I picked up my copy of Cat’s Eye back in December of 2011 and I’ve waited WAY too long to read it. I’ve been looking at my bookshelves thinking I needed to read more of those books and so I went back to my list and looked at the oldest on there and this was one of them.
I’m glad I read this because every time I read a another Margaret Atwood novel I ask myself why in the hell I waited so long between novels. I’m doubly glad I read this as it’s kept my belief that the short and long list booker prizes are more approachable than the winners. I haven’t read the 1989 winner yet, it’s Kazuo Ishiguro’s Remains of the Day, and it could break that streak with how much of an impact Never Let Me Go left on me.
I think what has always drawn me to Atwood are her strong female characters, her awesome speculative fiction, and what seems like her fascination with age and aging. I thought it was weird at first, but then I realized that some of these novels I’m reading from the late 80s were when Atwood was already in her late-40s/early-50s. So it made a lot more sense when I realized that.
Where Atwood keeps me coming back is her characters. I felt that Elaine, the main character of this novel, was so well written and identifiable that even though I’m a man in my 30s I could identify with her as both a young girl and an older woman. I mean if you can write a character that says this,
“…we are the establishment now, such as it is. or that’s what we must look like. Once the people I knew died of suicide and motorcycle crashes and other forms of violence. Now it’s diseases: heart attacks, cancer, the betrayals of the body. The world is being run by people my age, men my age, with falling-out hair and health worries, and it frightens me. When the leaders were older than me I could believe in their wisdom, I could believe they had transcended rage and malice and the need to be loved. Now I know better. I look at faces in newspapers, in magazines, and wonder: what greeds, what furies drive them on?” (289)
and embody so much of the thoughts that I have on what seems like a constant basis these days. It’s just like wow right? And Atwood puts things into words that I am unable to comprehend, things that I want to be able to say and feelings that I have that she really is my spirit animal.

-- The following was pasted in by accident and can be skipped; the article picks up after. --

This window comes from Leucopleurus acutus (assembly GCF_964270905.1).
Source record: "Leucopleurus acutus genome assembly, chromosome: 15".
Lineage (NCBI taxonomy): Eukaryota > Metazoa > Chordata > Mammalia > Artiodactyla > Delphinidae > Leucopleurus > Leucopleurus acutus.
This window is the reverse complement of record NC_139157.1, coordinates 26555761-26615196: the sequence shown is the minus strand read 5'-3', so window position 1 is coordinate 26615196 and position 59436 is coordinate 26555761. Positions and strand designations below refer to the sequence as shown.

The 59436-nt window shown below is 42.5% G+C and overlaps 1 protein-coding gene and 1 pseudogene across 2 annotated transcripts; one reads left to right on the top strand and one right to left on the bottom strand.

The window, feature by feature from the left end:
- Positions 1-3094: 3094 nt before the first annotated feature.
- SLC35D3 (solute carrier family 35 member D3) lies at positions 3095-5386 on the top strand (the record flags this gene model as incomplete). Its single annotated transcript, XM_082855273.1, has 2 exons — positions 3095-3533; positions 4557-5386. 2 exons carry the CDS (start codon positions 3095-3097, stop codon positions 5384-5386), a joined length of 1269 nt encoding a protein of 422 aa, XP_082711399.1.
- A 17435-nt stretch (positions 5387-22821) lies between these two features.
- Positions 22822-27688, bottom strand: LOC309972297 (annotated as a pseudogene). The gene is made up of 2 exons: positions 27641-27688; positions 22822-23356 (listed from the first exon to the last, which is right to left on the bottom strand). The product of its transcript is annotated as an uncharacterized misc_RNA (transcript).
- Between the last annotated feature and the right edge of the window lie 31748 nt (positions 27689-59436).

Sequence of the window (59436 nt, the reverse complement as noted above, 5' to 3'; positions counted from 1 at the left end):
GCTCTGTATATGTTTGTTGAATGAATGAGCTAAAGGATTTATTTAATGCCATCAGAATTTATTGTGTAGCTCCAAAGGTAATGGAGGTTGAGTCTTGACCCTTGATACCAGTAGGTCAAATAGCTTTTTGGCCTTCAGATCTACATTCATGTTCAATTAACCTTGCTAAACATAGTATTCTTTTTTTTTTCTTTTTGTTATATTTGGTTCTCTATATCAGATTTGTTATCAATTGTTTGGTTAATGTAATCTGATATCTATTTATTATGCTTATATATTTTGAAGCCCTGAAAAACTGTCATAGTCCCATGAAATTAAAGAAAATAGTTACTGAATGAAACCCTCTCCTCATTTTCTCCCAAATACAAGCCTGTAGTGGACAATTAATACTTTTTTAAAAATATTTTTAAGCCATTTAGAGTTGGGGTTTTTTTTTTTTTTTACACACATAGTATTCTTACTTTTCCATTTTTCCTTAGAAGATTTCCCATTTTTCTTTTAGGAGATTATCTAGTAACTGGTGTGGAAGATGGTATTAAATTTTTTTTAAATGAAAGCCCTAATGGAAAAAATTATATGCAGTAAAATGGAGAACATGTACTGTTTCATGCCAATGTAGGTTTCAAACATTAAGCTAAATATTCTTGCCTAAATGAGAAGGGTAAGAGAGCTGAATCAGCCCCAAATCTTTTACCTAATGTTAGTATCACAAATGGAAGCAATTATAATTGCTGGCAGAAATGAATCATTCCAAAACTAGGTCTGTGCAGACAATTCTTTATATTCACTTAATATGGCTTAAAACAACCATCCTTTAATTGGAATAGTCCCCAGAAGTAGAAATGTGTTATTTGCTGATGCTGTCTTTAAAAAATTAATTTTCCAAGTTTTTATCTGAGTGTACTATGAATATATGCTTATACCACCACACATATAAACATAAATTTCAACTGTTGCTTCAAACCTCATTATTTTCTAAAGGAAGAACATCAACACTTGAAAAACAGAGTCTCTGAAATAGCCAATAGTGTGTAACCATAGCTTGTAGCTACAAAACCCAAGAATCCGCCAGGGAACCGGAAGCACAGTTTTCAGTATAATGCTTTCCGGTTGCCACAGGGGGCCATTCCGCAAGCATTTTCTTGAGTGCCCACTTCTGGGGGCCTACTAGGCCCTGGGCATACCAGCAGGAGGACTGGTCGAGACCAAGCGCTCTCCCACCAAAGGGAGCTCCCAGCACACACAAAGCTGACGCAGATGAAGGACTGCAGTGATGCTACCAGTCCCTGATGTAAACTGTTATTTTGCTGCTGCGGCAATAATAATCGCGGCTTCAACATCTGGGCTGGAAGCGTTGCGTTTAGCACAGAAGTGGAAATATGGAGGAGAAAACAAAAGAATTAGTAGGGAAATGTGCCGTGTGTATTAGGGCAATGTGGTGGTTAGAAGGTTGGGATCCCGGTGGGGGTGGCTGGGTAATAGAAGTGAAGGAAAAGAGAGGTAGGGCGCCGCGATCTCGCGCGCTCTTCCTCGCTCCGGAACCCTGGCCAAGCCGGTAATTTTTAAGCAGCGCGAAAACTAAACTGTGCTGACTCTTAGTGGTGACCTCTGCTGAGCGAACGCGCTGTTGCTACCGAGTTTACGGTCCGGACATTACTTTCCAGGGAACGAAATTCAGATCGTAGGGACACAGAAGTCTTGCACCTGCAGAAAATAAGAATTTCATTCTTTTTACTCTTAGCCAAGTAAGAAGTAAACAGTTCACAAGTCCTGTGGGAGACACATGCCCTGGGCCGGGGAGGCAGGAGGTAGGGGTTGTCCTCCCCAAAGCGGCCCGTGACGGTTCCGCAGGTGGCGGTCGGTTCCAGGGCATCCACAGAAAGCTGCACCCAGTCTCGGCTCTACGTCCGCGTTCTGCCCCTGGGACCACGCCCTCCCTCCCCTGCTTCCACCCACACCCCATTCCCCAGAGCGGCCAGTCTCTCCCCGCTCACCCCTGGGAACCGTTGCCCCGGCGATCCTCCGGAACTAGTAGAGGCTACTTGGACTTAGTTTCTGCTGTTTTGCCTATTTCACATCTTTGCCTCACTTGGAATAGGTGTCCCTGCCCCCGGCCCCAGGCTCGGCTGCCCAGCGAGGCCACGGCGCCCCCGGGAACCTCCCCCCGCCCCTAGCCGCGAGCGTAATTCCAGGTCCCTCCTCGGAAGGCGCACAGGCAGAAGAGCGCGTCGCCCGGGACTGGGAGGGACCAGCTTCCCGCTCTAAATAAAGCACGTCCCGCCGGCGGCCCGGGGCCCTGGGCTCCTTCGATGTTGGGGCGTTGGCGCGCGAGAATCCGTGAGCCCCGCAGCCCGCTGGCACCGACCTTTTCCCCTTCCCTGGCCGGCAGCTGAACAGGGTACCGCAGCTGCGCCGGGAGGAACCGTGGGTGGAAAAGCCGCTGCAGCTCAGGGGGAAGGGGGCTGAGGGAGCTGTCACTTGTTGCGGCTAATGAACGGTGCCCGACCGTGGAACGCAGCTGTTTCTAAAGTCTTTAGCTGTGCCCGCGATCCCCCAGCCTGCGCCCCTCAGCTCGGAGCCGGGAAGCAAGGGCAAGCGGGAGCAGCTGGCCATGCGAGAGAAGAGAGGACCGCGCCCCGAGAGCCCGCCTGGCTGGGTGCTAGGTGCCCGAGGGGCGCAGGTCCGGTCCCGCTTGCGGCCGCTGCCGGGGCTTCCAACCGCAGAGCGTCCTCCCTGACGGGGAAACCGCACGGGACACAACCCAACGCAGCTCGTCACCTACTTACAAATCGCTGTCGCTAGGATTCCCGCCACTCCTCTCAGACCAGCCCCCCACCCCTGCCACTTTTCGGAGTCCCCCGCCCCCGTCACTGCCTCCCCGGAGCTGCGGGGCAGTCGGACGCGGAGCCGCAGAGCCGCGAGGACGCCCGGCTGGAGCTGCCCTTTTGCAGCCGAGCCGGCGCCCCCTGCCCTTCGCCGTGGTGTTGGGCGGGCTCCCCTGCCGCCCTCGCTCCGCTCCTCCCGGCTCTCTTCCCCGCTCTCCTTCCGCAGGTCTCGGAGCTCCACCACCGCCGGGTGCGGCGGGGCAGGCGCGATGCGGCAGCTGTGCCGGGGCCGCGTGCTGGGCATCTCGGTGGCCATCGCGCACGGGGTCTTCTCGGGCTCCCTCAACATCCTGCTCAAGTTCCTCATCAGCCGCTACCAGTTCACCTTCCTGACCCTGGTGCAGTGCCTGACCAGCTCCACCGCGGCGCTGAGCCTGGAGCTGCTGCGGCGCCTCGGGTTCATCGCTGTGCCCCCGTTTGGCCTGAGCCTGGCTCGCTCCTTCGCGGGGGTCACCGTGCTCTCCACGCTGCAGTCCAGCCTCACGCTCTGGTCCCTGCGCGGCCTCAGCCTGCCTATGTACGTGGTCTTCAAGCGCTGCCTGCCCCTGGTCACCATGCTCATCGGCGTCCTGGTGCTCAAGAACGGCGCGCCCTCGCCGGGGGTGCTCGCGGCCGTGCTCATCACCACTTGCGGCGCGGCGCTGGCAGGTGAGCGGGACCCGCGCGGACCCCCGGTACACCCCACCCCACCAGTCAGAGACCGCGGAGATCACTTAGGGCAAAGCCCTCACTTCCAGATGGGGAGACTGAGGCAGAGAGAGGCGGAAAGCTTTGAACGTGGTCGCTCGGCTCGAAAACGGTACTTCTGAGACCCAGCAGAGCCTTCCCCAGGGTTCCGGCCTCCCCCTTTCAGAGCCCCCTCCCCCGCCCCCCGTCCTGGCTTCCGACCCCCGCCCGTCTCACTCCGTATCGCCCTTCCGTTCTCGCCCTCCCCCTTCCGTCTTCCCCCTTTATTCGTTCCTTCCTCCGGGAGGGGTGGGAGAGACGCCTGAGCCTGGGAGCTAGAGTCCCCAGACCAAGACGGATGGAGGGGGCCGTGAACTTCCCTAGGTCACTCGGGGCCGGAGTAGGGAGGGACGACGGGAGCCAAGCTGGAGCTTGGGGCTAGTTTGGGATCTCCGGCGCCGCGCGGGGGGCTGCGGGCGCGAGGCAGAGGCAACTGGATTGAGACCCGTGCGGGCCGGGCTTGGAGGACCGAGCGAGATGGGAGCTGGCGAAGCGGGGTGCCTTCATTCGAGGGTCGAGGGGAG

Like take for example Elaine’s interactions with her childhood “friends,” Atwood just nails the feelings and emotions with such specific intensity:
“Hatred would have been easier. With hatred, I would have known what to do. Hatred is clear, metallic, one-handed, unwavering; unlike love.” (132)
And then there’s Elaine’s childhood observation of an Indian man and how she feels like such a foreigner in her own life and home that she identifies more with him than anyone else.
“Nevertheless I can hardly believe he’s a man, he seems so unlike one. He’s a creature more like myself: alien and apprehensive. He’s afraid of us.” (143)
Of course add in the politics and feminism that Atwood includes in a lot of her novels and especially the “accidental feminism” Elaine comes into with her retrospective and her first group show with other women and what she paints. I just enjoyed this novel
Recommendation: I really shouldn’t wait so long between Atwood books as she is such a prolific writer (her website), I have a few more on my shelf so expect to see more soon! I enjoyed this one so much more than I thought I would, even after hearing some people say they didn’t enjoy this one. I think it reminded me so much of the tangential Canadian version of A Tree Grows in Brooklyn or at least Francie, the main character. [Sorry for the scattered review, I’m catching up on a few books and I’ve been distracted recently. Let’s suffice to say I really enjoyed this book.]
Opening Line: “Time is not a line but a dimension, like the dimensions of space.”
Closing Line: “It’s old light, and there’s not much of it. But it’s enough to see by.” (Whited out to avoid spoilers, highlight to read.)